Autism Diagnosis

Signs for Infants and Children

Early signs of autism can often be detected in infants as young as 6-18 months. For example, if a baby fixates on objects or does not respond to people, he or she may be exhibiting early signs of an autism spectrum disorder.

Older babies and toddlers may fail to respond to their names, avoid eye contact, lack joint attention (sharing an experience of observing an object or event by gazing or pointing), or engage in repetitive movements such as rocking or arm flapping. They may play with toys in unusual ways, like lining them up or focusing on parts of toys rather than the whole. Parents who notice these signs, or are concerned their children are not meeting developmental milestones, should contact their pediatricians and request a developmental screening. The American Academy of Pediatrics recommends routine screening of all infants for autism as part of 18-month and 24-month well-baby examinations. 

Learn more about the early warning signs of autism including milestones for development up to age 5 and what to do if you are concerned.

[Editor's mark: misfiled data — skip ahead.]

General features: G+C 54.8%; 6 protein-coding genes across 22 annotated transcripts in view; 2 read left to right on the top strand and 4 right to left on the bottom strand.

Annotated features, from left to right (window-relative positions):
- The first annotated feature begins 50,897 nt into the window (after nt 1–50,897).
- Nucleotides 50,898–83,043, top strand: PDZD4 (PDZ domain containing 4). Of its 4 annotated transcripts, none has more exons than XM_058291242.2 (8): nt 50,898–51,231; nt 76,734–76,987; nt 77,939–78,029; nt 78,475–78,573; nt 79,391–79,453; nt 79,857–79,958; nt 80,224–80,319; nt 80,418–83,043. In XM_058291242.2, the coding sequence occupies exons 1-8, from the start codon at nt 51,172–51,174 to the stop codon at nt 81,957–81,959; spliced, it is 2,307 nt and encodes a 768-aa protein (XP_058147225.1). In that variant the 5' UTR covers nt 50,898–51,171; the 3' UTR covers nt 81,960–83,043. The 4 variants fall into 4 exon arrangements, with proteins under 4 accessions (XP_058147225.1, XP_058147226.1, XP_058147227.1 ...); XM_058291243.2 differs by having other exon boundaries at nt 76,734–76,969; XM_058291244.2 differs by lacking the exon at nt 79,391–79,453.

Early diagnosis and early intervention are critical. Studies show that about half of children with autism who are in an evidence-based early intervention program from age 3-5 can gain enough skills to be mainstreamed for kindergarten. There are now evidence based interventions for babies as young as 12 months old, and studies are underway to design treatments for 9 month old babies at risk for autism.

However, it is possible that an ASD does not go diagnosed until adolescence or adulthood. Significant social, learning or emotional difficulties can still be diagnosed as autism, even in adulthood. Symptoms that may have been previously misunderstood can be treated with proper therapies.  Just as getting a diagnosis at a young age opens the door to therapies and medications that can prove effective, an adult diagnosis can help improve the quality of life of higher-functioning autistic adults.